Stoicism is an ancient philosophical school of thought practiced thousands of years ago by powerful leaders and creators of that time, including Roman Emperor – Marcus Aurelius and Playwright – Seneca. Since then, these principles have developed and are informing some of the world’s best writers –J. K. Rowling, performers – Derren Brown and my favourite entrepreneur –Tim Ferris. What makes stoicism so attractive is its promise to aid and evolve self-knowledge and increase serenity and happiness. It offers an abundance of formulas that assist practitioners in gaining a deeper concept of their inner and outer world, such as recognising that it is not things that cause us trouble, but it is our perception of them (Holiday, 2015, p.3). A practical method that caught my attention was to, every so often, even if you have a lot, imagine you have little. Then, once you have little, question your level of happiness and why your inner peace is overtly connected to material objects. Then, following on from this, imagine you lived like Will Smith in “I Am Legend” (minus the danger). You are the only person left on earth, you could have anything you wanted, but because there is no one to “show off” to, the chances are, you will only select the essential items you need to survive.

In coming months I will attempt to bring this idea forward to build foundation for my next solo work. This work will focus on what happens when I remove the objects that have accompanied me in the performance space for the past 5 years. Then, I specifically ask what happens to the previously received (by audiences) “empowered woman” on stage when she has to face herself only. I will keep you posted on that, but for now, here are two examples of how stoicism can be practiced by performance artists.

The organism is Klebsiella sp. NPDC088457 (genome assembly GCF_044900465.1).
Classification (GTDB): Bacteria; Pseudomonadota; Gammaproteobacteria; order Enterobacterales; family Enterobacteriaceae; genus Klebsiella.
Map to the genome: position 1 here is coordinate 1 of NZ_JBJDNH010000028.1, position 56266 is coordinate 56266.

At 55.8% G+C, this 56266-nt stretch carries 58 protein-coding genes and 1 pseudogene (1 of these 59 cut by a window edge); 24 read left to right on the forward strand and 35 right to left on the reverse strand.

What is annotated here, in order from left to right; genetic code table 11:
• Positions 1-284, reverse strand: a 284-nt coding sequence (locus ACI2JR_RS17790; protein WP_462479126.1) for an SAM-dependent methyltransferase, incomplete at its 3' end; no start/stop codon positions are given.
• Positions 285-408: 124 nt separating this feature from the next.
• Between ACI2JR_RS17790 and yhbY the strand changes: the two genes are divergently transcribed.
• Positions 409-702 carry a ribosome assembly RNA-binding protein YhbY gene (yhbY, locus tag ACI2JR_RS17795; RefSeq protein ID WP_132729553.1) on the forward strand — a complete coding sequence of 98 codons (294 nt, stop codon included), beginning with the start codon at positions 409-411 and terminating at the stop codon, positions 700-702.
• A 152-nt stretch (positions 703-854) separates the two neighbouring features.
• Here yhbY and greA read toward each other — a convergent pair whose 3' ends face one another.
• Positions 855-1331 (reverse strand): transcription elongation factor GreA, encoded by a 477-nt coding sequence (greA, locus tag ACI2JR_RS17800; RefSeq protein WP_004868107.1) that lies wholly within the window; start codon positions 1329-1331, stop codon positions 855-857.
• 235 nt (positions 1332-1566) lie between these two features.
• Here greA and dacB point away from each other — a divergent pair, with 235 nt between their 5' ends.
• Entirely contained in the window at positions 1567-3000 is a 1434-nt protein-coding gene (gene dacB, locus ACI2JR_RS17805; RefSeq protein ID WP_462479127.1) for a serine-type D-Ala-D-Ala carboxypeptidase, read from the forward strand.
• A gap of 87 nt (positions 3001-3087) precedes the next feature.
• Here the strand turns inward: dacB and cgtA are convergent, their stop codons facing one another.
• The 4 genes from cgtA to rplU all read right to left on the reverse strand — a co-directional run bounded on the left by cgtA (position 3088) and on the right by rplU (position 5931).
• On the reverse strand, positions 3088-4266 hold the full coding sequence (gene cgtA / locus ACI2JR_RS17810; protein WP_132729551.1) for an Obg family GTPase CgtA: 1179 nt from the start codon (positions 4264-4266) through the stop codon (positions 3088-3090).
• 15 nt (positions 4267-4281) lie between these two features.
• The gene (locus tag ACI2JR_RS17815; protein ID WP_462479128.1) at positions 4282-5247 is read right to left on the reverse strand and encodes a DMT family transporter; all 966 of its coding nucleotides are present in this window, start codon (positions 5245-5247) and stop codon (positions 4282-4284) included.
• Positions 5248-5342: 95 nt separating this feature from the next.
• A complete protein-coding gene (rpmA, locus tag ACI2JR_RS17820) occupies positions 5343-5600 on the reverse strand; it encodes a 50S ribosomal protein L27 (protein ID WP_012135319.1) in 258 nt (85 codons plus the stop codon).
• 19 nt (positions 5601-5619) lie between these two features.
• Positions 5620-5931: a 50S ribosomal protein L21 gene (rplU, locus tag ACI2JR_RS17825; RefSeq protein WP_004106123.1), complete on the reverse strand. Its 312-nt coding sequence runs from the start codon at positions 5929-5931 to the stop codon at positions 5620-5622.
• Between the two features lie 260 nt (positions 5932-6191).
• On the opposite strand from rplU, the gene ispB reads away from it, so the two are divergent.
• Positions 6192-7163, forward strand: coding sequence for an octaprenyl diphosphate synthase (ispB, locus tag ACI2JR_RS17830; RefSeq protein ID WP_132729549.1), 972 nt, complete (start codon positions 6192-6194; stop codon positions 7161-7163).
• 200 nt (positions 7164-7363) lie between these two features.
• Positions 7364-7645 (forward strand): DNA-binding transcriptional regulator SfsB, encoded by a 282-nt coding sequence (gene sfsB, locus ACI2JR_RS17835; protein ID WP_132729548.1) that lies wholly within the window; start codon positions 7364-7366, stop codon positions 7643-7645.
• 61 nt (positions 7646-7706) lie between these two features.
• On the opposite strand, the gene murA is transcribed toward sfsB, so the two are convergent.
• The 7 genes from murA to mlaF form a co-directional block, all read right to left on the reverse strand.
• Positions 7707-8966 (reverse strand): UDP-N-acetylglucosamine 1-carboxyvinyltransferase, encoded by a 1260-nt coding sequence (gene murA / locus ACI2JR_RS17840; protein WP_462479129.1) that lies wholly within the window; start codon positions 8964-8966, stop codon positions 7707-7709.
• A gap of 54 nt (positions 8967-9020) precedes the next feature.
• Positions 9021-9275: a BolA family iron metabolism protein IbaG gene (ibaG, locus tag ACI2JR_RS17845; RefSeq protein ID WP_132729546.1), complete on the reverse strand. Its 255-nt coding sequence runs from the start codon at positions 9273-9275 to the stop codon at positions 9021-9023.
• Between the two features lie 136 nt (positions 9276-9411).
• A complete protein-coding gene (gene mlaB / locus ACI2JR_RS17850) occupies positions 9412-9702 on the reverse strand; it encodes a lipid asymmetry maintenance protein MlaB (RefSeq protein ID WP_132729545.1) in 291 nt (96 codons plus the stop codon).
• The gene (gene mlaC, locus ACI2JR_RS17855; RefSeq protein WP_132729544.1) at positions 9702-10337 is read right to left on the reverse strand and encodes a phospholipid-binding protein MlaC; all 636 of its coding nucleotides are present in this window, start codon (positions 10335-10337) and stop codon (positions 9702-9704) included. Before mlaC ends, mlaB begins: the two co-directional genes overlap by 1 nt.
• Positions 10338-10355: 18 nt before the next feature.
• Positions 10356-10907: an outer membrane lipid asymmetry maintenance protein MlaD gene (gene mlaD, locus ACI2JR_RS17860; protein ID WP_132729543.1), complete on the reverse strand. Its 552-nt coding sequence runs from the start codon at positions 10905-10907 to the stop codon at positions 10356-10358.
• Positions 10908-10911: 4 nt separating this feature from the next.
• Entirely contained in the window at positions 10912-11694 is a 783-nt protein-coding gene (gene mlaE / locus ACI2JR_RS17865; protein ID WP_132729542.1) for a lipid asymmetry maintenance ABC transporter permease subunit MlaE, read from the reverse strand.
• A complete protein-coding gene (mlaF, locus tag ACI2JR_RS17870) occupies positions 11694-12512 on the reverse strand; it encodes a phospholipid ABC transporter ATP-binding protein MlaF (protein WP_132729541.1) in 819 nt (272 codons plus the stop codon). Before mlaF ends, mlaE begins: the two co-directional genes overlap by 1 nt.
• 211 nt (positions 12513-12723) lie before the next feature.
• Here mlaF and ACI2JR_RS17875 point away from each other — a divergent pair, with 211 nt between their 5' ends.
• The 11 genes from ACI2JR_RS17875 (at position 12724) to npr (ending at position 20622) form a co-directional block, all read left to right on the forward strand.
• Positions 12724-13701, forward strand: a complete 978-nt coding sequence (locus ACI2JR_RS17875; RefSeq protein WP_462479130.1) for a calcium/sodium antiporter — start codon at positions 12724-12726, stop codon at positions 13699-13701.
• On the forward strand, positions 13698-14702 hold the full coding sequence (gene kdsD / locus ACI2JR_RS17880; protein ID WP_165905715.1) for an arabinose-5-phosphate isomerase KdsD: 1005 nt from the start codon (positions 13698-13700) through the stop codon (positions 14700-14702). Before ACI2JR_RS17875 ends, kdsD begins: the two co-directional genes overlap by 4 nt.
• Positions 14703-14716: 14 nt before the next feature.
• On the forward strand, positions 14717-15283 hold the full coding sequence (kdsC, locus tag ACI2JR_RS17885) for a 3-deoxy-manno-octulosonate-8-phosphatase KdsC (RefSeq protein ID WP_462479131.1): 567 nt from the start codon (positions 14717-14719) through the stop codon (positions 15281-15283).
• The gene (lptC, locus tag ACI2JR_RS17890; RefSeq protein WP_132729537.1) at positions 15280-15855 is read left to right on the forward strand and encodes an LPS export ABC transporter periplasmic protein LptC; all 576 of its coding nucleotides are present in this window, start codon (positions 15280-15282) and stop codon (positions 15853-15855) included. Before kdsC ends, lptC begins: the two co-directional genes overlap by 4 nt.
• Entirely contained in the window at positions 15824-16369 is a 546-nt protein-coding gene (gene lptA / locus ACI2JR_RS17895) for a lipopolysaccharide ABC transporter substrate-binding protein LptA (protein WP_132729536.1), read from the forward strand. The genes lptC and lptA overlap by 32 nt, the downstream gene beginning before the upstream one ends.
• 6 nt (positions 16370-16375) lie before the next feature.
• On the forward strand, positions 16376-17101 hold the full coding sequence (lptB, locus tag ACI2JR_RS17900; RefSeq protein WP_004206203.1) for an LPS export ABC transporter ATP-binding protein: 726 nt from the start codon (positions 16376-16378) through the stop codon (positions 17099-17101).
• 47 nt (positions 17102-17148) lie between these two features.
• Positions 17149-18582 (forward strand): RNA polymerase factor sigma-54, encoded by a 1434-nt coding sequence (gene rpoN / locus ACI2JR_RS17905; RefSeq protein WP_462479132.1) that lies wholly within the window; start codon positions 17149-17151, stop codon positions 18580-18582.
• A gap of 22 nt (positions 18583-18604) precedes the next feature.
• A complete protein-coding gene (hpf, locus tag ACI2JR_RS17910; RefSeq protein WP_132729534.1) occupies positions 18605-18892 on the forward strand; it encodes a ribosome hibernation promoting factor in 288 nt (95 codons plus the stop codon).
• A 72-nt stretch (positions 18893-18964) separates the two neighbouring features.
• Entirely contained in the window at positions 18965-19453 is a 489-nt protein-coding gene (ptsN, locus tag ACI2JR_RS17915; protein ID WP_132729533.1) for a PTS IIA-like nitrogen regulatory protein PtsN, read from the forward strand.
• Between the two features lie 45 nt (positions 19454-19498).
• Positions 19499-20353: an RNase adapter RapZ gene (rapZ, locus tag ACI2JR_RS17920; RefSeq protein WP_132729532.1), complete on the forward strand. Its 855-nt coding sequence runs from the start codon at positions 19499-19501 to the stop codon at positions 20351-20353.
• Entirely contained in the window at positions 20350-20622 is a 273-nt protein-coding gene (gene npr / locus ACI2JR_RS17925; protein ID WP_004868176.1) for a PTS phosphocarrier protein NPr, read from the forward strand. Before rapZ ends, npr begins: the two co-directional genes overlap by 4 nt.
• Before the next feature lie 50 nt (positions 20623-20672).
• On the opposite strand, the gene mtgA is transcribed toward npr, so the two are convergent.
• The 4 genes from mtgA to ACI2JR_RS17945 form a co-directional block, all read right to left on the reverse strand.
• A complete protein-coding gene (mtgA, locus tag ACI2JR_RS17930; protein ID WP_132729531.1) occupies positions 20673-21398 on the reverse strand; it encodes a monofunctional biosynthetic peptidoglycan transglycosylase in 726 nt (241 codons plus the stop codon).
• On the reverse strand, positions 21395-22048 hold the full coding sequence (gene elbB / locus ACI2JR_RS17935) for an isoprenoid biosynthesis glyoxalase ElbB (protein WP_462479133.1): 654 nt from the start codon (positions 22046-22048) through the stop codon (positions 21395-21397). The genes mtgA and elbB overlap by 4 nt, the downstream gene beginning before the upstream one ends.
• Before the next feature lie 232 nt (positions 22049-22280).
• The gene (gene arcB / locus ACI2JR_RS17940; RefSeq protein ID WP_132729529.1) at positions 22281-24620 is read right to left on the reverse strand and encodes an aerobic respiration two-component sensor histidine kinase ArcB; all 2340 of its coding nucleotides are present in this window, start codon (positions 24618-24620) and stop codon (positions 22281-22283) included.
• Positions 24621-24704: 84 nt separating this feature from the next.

Be Honest (inside)

Above all, it is necessary for a person to have a true self-estimate, for we commonly think we can do more than we really can.”

—Seneca, On Tranquility Of Mind, 5.2

This is particularly necessary for the solo artist who works on their own body. What is the state of your body? What is it physically capable of? Do you have a firm understanding of your technical ability and range of motion? Do you care for those attributes? What interests you about your body? What about your body causes you boredom? What are you willing to sacrifice to sharpen your bodily instrument? Ask yourself what it is you really want to say in your work and then examine with the answers you have given from the questions above; can your body say what you want it to say?” if not, change course, hire another body, or experiment more with the body you have. If this is an emotional work, are you ready to face the trauma head on? If not, do it anyway. There is nothing like a creative process to allow for deeper understanding of self.

Be Absolutely Prepared For Ridicule and Failure (inside and outside)

If you want to improve, be content to be thought foolish and stupid.”

— Epictetus, Discourses

There was a timespan of about 7 years where I was absolutely terrified of failure, and in that time, I did not achieve a lot. However, since relieving that anxiety, I now “fail” on a daily basis and achieve tons of stuff. What I was suffering from, along with many other closet creatives, was not fear of failure, but fear of external viewpoints; “what if I am not good enough” or “what if they don’t like me” are key examples. Applying this to creative work; you will never please everyone who watches your work and you will never be good enough in everyone’s eyes, so understand that the opinion of others is out of your control. What is in your control, however, is the way you deal with criticism and negative comments. As long as you are fulfilling your true artistic intent with honesty and integrity, you can easily let the opinions of others’ sit outside your sphere of concern.

I hope this very brief introduction to stoicism has been thought provoking for you, I know it has for me. I am preparing for performance of “Unstable” this week, but I will be back next week with another blog.

Rowena x

P.S. I will be performing an extract of “Unstable”, a solo performance with a flying pole, on Saturday 5th at Secret Circus. Tickets are available here.

I will be back with more notes next week, but in the meantime, you can see my daily updates by following me on Instagram, Twitter or Facebook


Holiday, R. and Hanselman, S. (2016) The Daily Stoic: 366 Meditations on Wisdom, Perseverance, and The Art of Living. Profile Books: London